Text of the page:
March 16, 2009 | Design Basics
Most small business owners find themselves creating their own proposals, presentations, reports and memos. They don’t have the time or the money to have a designer available to create everything. Here are few tips to use fonts wisely so your materials still look professional.
- Limit the number of fonts. That long list of typefaces that comes up when you go to choose a font can be mesmerizing. However, stick to one or two only. You can still use the bold and italics within each typeface. A few combinations that are tried & true are: a serif face for long running type and a sans serif for headlines; a sans serif for body copy and a fun, decorative font for headlines; serif type for the main copy and serif type for sidebars. Even better, just choose one typeface for the entire piece and only change the size and weight.
- Don’t underline anything other than a link. Underlined text is now universally used to show that text is a hyperlink, and it is confusing to use it for anything else. There was a time (way back when there were typewriters with no italics) that people underlined items that were supposed to be italic. Now, I still occasionally see the underline for emphasis. People read underlines as links, and if they don’t link, then they think something is broken.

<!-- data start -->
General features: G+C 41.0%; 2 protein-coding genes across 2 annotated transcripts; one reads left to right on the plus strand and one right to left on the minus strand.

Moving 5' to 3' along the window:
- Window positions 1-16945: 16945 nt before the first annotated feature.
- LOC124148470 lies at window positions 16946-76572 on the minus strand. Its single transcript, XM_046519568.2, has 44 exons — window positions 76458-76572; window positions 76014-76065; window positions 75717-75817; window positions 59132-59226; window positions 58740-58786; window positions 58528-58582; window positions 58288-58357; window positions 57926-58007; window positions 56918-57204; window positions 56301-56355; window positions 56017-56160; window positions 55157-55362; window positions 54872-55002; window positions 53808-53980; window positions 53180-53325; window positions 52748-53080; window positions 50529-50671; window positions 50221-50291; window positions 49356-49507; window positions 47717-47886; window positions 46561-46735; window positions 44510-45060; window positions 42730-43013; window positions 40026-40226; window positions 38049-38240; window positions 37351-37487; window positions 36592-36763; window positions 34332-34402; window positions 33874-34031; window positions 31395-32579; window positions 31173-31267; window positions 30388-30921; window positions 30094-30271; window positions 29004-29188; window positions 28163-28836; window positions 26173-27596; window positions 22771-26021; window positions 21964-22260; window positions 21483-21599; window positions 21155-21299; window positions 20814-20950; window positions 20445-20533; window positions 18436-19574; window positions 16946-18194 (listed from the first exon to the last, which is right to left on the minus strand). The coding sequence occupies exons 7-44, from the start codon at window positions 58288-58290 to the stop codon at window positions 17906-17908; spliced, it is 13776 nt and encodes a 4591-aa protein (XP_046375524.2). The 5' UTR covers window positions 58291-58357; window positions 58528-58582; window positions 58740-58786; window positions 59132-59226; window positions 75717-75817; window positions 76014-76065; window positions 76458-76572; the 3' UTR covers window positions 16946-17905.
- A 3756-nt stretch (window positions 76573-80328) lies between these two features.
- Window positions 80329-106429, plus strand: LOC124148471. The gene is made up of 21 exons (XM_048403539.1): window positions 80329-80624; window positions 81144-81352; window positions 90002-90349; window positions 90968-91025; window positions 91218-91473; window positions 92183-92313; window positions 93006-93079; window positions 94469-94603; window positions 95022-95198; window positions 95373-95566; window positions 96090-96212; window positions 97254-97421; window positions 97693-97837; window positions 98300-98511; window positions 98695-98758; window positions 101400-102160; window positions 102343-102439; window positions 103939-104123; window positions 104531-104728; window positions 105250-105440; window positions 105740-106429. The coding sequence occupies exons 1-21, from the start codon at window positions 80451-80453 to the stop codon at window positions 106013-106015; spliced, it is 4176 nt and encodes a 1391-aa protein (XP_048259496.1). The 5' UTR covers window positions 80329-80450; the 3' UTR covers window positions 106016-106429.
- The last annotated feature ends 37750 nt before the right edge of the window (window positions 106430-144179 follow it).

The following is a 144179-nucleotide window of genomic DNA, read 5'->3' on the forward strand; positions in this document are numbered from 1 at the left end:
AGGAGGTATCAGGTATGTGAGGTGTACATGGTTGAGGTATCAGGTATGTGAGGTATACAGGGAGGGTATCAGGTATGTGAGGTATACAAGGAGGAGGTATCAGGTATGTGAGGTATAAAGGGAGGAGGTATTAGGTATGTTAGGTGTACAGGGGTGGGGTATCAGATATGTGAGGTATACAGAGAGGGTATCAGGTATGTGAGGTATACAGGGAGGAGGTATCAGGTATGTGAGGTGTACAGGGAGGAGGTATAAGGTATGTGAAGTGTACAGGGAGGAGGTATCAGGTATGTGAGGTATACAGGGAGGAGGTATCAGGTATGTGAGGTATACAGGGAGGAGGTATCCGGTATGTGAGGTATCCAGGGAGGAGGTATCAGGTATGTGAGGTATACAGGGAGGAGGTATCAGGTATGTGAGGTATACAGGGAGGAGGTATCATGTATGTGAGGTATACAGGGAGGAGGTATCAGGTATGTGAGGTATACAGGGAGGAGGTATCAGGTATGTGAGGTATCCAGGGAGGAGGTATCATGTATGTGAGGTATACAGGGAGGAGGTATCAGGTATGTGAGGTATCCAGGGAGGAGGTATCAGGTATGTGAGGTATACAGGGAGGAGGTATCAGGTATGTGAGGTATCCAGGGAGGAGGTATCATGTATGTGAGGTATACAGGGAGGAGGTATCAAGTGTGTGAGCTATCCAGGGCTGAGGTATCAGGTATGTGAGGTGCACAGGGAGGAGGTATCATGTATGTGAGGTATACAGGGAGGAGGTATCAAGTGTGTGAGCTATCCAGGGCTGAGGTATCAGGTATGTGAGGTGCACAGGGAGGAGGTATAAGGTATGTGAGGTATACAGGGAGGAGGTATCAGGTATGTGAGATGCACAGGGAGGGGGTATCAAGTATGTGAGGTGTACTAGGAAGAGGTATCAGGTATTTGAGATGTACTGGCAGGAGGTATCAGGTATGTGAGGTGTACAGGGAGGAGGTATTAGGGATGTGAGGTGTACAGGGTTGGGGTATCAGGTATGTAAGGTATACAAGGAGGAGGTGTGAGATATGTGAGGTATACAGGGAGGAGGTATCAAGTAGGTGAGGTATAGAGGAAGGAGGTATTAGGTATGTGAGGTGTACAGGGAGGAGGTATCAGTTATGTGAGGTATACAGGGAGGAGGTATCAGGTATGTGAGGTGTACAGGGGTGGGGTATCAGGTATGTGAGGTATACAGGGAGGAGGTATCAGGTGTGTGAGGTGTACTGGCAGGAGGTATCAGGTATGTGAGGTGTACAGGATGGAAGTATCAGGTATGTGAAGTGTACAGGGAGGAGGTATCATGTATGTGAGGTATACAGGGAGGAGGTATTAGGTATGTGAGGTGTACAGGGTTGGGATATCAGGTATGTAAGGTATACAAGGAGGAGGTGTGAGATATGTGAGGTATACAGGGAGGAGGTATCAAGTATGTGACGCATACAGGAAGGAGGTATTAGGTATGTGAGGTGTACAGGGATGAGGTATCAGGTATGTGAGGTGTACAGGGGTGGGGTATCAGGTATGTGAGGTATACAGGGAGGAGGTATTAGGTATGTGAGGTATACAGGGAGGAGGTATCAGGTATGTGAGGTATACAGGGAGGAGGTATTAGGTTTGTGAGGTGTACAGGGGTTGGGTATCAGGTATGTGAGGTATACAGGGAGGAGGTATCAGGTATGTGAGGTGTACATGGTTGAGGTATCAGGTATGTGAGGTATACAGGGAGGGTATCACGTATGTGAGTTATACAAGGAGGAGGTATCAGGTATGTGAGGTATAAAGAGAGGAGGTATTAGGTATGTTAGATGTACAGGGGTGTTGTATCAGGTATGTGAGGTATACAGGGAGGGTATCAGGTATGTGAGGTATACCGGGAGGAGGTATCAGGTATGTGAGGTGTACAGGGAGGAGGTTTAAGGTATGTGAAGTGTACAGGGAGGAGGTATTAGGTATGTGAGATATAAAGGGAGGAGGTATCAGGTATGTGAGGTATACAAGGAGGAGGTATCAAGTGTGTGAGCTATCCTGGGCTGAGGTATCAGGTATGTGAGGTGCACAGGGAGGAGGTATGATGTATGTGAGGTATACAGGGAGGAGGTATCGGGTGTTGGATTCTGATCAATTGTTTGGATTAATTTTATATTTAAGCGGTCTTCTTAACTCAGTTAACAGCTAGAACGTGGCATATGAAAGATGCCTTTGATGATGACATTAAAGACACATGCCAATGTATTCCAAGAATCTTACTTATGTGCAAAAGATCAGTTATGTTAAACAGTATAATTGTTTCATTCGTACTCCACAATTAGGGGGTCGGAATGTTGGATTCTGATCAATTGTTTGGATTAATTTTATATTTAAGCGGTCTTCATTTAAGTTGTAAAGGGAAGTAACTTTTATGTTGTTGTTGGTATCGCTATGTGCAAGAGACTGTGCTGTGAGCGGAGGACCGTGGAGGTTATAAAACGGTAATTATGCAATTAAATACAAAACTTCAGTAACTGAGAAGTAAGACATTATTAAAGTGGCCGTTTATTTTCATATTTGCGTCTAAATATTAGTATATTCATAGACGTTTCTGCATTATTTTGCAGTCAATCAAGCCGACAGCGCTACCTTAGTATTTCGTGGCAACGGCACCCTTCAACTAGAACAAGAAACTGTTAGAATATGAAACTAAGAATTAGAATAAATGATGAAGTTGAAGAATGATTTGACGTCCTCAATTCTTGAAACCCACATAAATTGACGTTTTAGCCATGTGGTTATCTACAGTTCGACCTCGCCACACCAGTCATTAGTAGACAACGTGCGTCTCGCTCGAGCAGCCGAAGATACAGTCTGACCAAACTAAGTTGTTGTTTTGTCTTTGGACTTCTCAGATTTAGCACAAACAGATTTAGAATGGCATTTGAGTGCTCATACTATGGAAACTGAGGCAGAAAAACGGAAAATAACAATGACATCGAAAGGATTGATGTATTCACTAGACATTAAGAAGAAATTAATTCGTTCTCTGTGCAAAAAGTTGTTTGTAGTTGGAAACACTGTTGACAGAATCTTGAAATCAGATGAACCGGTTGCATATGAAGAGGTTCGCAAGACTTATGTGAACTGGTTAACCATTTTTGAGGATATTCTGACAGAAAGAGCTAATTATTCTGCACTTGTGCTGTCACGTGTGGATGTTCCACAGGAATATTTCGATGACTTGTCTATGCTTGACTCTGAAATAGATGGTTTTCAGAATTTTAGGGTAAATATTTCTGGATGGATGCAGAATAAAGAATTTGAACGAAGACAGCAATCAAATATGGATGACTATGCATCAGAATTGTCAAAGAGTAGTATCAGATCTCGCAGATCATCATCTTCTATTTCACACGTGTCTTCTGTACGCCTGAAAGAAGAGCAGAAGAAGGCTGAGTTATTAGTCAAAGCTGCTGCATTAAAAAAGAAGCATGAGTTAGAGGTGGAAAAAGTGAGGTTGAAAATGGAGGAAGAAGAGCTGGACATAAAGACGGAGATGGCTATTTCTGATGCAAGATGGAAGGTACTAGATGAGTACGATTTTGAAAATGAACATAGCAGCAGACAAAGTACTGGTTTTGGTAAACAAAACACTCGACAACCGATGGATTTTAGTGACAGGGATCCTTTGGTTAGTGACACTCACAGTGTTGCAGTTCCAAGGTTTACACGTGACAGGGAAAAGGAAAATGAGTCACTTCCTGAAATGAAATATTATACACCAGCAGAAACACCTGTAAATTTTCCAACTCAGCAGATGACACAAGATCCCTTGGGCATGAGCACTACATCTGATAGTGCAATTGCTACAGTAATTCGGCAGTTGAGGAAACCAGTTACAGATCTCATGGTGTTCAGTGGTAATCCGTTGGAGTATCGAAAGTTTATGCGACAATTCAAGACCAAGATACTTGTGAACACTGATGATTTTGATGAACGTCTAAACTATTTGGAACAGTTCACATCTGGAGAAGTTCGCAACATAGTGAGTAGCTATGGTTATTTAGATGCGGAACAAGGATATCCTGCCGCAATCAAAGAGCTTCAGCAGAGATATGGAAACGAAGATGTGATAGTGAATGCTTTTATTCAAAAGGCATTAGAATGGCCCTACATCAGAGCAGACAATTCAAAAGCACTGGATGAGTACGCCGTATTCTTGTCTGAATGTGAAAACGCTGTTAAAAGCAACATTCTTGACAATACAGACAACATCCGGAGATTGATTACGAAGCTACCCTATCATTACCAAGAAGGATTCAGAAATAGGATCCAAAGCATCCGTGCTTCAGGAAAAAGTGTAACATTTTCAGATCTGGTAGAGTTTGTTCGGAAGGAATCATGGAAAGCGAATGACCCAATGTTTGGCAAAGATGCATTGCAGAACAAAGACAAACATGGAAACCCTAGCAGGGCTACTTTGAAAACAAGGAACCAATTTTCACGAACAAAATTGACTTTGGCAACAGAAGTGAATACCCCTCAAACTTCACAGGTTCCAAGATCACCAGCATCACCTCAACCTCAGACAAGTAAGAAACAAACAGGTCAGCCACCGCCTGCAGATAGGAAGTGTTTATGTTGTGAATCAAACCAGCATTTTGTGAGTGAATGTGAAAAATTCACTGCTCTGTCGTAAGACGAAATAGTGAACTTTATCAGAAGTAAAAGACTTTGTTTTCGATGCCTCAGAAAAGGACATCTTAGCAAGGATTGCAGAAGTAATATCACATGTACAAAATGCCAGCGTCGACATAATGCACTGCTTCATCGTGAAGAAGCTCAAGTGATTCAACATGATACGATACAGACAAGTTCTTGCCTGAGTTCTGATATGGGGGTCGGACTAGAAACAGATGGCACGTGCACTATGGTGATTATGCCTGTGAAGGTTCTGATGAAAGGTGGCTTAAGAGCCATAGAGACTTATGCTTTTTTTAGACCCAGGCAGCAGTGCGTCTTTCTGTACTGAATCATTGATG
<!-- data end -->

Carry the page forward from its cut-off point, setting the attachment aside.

- Pay attention to the type size. Many people use the defaults when working in programs like Word or Powerpoint. However, keep in mind the final application. If the Word document is going to be printed, you may be able to use a smaller typeface than the default. Also, when possible, tailor your powerpoint slides to their final application–are they going to projected in a large room, or are they going to be printed out. Again, if they are primarily going to printed and handed out you can decrease the size of the fonts throughout.
- Be consistent with your typestyling. Don’t switch around a lot between centered and flush left and justified. Always use the same font, size, weight, and color for all your subheads. Use stylesheets, but don’t necessarily use the default settings. Set up a sample page and then override & save your settings.
- Use high quality fonts. I know, you’ve got hundreds of free fonts installed on your machine. But on some computers 100% of them are poor quality. You probably only own a handful of higher quality fonts. Since you’re limiting yourself to just a few fonts anyway (see point #1), just turn off the rest. You’ll want to keep the web-safe fonts installed (Geneva, Verdana, Arial, Times, Georgia, etc.), and then just a few others. If you work with a designer who has picked out some typefaces for your other materials find out the names of those fonts and purchase them. Yes, actually spend $50 – 200 to buy professionally designed fonts. If you’re looking through your list some better ones to consider: Caslon, Garamond, Bembo, Minion, Myriad, Futura and Univers.
Wondering about some of the fonts on your computer? Let me know, and I’ll give you an opinion on whether they are worth using.